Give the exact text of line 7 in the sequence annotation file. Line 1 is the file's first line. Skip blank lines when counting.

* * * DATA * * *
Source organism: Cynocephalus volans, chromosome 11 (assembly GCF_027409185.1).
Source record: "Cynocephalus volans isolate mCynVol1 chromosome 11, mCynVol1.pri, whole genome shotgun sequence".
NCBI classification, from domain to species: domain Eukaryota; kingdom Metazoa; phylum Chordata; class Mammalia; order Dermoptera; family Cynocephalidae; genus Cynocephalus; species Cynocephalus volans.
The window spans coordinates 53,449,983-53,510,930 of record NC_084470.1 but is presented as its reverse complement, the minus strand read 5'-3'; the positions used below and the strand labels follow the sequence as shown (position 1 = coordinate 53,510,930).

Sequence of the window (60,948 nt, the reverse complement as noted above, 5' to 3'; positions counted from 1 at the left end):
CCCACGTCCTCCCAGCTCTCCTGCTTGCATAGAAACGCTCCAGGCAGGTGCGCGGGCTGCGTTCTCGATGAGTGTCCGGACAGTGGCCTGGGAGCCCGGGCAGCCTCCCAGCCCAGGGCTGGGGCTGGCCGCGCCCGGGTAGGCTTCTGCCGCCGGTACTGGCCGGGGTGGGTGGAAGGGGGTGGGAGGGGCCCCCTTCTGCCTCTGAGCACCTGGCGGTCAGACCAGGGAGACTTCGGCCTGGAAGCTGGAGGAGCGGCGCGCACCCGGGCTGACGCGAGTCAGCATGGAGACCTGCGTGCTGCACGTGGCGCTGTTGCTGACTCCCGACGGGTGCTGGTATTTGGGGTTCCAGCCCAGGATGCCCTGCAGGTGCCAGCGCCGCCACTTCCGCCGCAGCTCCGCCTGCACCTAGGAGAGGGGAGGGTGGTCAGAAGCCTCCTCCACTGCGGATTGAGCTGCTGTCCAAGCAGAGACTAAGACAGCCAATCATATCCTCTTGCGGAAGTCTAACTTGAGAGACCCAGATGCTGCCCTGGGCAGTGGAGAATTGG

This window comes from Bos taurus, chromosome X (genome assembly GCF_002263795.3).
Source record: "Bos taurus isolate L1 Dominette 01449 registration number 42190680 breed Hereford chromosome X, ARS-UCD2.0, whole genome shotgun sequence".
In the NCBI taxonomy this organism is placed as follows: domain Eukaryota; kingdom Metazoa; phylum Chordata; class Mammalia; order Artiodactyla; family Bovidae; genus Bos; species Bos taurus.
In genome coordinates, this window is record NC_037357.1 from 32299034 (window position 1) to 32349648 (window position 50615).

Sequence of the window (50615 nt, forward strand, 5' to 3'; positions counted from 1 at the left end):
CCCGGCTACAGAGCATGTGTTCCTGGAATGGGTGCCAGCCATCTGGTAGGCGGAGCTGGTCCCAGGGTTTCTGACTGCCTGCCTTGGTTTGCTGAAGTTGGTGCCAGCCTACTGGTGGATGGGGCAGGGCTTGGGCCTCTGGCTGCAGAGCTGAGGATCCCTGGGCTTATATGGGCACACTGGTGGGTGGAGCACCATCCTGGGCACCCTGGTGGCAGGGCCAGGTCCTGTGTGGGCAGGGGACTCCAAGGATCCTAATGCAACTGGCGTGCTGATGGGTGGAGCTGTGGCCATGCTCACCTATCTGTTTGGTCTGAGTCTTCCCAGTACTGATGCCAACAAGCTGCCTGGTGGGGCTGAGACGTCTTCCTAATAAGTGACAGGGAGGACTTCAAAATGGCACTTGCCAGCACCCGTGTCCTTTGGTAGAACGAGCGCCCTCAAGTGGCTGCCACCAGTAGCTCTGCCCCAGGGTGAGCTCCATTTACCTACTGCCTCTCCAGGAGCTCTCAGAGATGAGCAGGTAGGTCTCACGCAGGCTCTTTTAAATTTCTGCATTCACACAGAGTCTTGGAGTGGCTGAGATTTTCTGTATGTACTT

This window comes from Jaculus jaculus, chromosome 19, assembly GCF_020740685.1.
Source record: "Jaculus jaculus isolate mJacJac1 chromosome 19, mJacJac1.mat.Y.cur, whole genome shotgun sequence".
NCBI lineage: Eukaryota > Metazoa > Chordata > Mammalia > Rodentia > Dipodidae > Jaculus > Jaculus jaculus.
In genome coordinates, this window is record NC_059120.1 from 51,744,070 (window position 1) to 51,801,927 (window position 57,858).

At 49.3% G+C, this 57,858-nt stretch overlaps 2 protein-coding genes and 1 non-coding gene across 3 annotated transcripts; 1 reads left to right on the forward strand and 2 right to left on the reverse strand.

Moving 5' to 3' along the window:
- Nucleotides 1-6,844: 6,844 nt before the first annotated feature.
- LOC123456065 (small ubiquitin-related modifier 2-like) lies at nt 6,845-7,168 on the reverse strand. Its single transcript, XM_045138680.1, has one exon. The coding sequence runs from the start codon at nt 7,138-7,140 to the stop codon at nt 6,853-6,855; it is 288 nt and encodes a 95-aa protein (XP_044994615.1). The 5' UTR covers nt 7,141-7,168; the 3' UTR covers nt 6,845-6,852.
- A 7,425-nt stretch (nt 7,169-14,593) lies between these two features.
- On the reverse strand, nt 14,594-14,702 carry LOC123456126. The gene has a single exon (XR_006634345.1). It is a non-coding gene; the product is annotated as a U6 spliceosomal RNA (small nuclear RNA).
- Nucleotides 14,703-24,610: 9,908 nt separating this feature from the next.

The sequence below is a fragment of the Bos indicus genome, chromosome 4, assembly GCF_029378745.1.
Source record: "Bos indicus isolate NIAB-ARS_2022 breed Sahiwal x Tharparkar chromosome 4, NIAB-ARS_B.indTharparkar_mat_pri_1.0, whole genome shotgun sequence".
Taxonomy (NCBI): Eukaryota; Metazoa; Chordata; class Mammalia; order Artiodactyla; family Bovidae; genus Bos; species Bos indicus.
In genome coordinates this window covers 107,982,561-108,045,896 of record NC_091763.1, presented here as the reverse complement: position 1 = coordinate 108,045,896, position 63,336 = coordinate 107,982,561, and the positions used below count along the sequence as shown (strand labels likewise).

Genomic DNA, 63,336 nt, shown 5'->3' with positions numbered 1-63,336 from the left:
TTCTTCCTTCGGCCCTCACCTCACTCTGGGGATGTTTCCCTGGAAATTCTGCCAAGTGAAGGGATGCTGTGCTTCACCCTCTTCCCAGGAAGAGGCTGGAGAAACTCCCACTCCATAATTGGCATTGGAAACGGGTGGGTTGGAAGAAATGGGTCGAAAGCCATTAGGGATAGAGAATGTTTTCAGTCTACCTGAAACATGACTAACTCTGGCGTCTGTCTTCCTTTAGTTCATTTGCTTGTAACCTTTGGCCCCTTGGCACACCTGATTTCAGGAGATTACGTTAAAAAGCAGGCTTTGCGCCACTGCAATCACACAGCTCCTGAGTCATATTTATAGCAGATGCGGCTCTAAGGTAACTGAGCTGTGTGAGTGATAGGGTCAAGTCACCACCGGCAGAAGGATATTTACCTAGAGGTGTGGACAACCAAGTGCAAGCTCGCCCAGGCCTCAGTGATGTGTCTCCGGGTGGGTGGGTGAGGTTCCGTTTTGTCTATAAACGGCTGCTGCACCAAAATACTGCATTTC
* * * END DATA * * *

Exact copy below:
This window comes from Bos taurus, chromosome X (genome assembly GCF_002263795.3).